Twitter continues to be a massive part of any connected learner’s education. For teachers, students, parents, and admins, it’s a simple way to quickly share and learn. Instagram is sort of a visual version of that – albeit not as robust. So if Twitter is great for text and Instagram is awesome for image sharing, what about Vine for video sharing?
In case you haven’t heard of it or tried it out yet, Vine is a relatively new app by the folks at Twitter who hope to own the ‘video social networking’ space. The app is simple to use, free, and fun. My favorite part of the app is that videos are limited to just six seconds. You can create short video clips by tapping the screen. When you lift up a finger, it stops recording. Great for stop-motion video / building your own animated GIFs. It may not have the community of Twitter or popularity of Instagram yet, but it likely will in the next couple years. Or it’ll be vaporware by then and no one will remember it. How’s that for a wishy-washy prediction?
In any case, Vine is a dead-simple app and could be a great way for students to become filmmakers on the go. First off, let’s learn why Vine is something worth trying. We’ll call this the ‘Pro’ section:
- It’s extremely simple to use. Great for K-12 schools who want to get into the multimedia game.
- It’s free and works beautifully on any iOS device. Android is rumored to be coming very soon. So your iPod Touch, iPhone, or iPad are all ready for you.
- The stop-motion ability is incredibly powerful. You can make your own six-second claymation story!
- The six-second limit is a good thing. It makes students (and others) figure out the most effective way to use their limited time in a Vine video.
- It’s a free app that the world uses. In other words, you can’t control what the student sees when they follow other people. NSFW stuff may pop up. This alone might be a reason to never touch the app unless you figure out a way to prevent it. I’d suggest having just one Vine classroom account where it’s only on one device in the classroom. Then students can borrow that device for a couple hours to make their project. You can then control the experience at least a little bit.
- It’s new. Usually we love and recommend new tech tools for education. But with Vine, it’s a bit different. You never know what you’re gonna see in the ‘stream’ part of the app.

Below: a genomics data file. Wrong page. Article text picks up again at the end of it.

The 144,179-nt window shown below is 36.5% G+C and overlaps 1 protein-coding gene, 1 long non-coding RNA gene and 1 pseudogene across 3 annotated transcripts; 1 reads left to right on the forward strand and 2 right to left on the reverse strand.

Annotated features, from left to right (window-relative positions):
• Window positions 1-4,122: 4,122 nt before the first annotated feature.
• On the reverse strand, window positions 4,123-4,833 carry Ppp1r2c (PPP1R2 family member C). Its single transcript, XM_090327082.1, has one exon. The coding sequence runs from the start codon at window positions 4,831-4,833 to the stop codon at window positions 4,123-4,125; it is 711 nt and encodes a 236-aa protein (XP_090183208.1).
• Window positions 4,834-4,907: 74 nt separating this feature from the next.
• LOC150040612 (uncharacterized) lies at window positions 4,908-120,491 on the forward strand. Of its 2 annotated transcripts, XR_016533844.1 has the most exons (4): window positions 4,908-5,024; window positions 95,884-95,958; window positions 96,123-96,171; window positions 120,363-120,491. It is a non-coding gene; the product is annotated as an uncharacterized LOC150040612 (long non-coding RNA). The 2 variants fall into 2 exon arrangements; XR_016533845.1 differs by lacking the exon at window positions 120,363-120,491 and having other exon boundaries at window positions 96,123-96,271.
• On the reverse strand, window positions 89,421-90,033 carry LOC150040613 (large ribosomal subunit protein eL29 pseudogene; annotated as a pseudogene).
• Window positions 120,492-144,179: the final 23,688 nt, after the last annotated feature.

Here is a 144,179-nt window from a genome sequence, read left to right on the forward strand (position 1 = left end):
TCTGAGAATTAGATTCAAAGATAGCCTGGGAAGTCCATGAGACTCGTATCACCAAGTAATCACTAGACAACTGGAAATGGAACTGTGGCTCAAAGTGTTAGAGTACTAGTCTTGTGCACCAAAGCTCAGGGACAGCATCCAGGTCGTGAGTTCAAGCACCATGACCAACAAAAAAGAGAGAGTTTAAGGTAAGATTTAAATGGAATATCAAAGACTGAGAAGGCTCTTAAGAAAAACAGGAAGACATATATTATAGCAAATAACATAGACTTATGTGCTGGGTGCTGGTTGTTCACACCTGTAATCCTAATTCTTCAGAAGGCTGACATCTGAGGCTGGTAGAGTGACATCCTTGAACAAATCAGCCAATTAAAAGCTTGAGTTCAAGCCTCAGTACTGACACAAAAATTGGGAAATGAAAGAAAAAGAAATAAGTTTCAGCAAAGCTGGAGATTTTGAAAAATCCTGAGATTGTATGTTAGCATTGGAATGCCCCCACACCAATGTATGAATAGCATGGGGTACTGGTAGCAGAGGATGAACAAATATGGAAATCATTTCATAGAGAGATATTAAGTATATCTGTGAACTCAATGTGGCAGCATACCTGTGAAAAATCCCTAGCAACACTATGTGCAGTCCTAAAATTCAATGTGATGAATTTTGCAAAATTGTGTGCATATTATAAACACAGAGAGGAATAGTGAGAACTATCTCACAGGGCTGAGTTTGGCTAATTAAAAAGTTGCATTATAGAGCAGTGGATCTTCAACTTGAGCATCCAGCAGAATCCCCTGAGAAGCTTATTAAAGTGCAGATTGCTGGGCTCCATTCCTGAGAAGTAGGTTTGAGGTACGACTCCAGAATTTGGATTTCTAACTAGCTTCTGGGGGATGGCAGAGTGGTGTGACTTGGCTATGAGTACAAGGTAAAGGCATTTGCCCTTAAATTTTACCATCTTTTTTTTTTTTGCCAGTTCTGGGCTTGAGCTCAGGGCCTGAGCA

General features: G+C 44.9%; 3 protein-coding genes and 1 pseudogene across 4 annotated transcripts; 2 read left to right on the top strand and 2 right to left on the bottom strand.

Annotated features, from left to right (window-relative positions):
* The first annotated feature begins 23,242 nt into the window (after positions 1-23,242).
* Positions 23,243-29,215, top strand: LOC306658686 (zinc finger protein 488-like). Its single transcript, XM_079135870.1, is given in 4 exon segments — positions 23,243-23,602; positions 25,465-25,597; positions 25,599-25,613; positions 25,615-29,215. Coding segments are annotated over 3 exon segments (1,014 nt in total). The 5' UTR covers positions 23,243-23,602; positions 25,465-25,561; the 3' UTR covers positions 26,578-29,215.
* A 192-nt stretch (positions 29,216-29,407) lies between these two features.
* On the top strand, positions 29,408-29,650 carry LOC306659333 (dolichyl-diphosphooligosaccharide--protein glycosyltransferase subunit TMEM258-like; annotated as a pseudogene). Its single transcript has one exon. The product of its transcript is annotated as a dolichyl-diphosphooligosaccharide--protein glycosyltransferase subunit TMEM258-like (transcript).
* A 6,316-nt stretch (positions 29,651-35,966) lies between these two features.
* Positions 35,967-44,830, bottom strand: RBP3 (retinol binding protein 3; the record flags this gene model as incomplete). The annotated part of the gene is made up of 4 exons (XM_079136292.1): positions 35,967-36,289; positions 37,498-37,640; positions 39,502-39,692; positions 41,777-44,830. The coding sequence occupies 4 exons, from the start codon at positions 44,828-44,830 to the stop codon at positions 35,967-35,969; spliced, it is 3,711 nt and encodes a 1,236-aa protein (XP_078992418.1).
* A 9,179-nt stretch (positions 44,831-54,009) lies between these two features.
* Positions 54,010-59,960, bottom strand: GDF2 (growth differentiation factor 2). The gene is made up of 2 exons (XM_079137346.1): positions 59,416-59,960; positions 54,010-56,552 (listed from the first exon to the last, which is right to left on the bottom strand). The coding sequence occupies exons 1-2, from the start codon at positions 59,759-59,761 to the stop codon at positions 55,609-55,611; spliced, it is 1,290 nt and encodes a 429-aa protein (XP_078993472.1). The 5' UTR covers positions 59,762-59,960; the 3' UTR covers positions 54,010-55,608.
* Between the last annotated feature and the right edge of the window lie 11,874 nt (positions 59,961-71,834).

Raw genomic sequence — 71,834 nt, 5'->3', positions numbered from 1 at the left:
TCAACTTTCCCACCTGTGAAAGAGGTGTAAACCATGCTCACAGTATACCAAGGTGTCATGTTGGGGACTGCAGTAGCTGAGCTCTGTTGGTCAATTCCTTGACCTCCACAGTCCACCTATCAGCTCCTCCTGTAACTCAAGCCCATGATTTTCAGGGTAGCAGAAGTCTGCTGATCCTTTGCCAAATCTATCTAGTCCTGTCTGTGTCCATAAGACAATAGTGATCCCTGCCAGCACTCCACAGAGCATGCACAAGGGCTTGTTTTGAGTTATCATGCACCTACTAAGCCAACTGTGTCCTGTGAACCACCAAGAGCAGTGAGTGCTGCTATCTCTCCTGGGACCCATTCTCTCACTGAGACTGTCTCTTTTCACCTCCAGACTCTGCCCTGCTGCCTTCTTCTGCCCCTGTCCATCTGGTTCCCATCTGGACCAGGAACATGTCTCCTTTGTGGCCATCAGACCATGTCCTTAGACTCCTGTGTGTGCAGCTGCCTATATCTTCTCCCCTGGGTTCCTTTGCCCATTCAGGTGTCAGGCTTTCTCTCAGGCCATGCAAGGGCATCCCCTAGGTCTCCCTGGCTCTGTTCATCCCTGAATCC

- Editing tools are basically non-existent. Even if you get a video 90% of the way … you can’t really go back and edit that last 10% to make it perfect. It’s both a blessing and a curse I guess. Vine really forces you to be happy with what you shot when you shot it. If you’re not, you have to redo it all. If you missed the perfect moment though, you’re outta luck.
Using Vine In The Classroom
I know most teachers have less than zero time to try out new apps and products in the classroom. So I’d recommend trying out Vine by yourself before even mentioning that you’re considering it for students. You never know if students already have an account and will seek your account out. Just a word of warning.
- Step 1: Try out Vine at home with your personal account. See if you like it. If not, don’t use it!
- Step 2: Create a classroom account.
- Step 3: Chat with colleagues, admins, other people to get them involved and aware.
- Step 4: Build a lesson plan: come up with what students should learn while making a Vine video, how big groups should be, how long they have to do the assignment, what the videos should be about, etc.
- Step 5: Film all the Vine videos using the same account. After all the videos are completed, you can show them on a projector screen using an adapter for your iOS device (or AirPlay if you have Apple TV).
- Step 6: If students like making videos, why not try making your own viral video?
Now that you’re aware of what Vine is, if your students like making videos, and how much fun a simple app can be … share your videos! I’d love to see some of the Vine videos students make. Share it with the Edudemic audience by leaving a comment. Thanks!